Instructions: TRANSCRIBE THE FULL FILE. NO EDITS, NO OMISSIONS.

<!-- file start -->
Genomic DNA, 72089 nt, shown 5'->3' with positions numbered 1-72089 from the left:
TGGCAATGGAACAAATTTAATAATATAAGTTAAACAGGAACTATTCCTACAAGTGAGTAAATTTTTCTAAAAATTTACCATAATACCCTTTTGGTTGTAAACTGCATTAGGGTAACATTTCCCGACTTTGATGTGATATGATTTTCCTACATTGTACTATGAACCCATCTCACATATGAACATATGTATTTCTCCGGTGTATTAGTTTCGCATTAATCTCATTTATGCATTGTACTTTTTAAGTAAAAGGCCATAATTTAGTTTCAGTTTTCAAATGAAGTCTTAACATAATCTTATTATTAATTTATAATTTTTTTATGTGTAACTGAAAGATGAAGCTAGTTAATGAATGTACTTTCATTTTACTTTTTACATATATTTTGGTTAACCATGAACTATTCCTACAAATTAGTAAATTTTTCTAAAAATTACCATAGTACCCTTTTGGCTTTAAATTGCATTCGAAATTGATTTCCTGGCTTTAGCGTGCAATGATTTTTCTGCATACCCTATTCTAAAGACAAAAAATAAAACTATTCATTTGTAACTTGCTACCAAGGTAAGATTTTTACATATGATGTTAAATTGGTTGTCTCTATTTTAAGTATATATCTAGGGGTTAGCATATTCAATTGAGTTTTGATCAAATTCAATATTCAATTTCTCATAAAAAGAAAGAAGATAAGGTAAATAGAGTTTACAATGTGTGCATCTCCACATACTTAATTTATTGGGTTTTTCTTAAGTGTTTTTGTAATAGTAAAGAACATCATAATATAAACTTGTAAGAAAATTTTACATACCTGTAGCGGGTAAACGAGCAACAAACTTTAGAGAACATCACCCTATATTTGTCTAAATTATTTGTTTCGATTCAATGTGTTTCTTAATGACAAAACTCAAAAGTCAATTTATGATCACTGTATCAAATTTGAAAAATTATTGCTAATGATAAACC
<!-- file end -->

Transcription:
Genomic DNA, 72089 nt, shown 5'->3' with positions numbered 1-72089 from the left:
TGGCAATGGAACAAATTTAATAATATAAGTTAAACAGGAACTATTCCTACAAGTGAGTAAATTTTTCTAAAAATTTACCATAATACCCTTTTGGTTGTAAACTGCATTAGGGTAACATTTCCCGACTTTGATGTGATATGATTTTCCTACATTGTACTATGAACCCATCTCACATATGAACATATGTATTTCTCCGGTGTATTAGTTTCGCATTAATCTCATTTATGCATTGTACTTTTTAAGTAAAAGGCCATAATTTAGTTTCAGTTTTCAAATGAAGTCTTAACATAATCTTATTATTAATTTATAATTTTTTTATGTGTAACTGAAAGATGAAGCTAGTTAATGAATGTACTTTCATTTTACTTTTTACATATATTTTGGTTAACCATGAACTATTCCTACAAATTAGTAAATTTTTCTAAAAATTACCATAGTACCCTTTTGGCTTTAAATTGCATTCGAAATTGATTTCCTGGCTTTAGCGTGCAATGATTTTTCTGCATACCCTATTCTAAAGACAAAAAATAAAACTATTCATTTGTAACTTGCTACCAAGGTAAGATTTTTACATATGATGTTAAATTGGTTGTCTCTATTTTAAGTATATATCTAGGGGTTAGCATATTCAATTGAGTTTTGATCAAATTCAATATTCAATTTCTCATAAAAAGAAAGAAGATAAGGTAAATAGAGTTTACAATGTGTGCATCTCCACATACTTAATTTATTGGGTTTTTCTTAAGTGTTTTTGTAATAGTAAAGAACATCATAATATAAACTTGTAAGAAAATTTTACATACCTGTAGCGGGTAAACGAGCAACAAACTTTAGAGAACATCACCCTATATTTGTCTAAATTATTTGTTTCGATTCAATGTGTTTCTTAATGACAAAACTCAAAAGTCAATTTATGATCACTGTATCAAATTTGAAAAATTATTGCTAATGATAAACC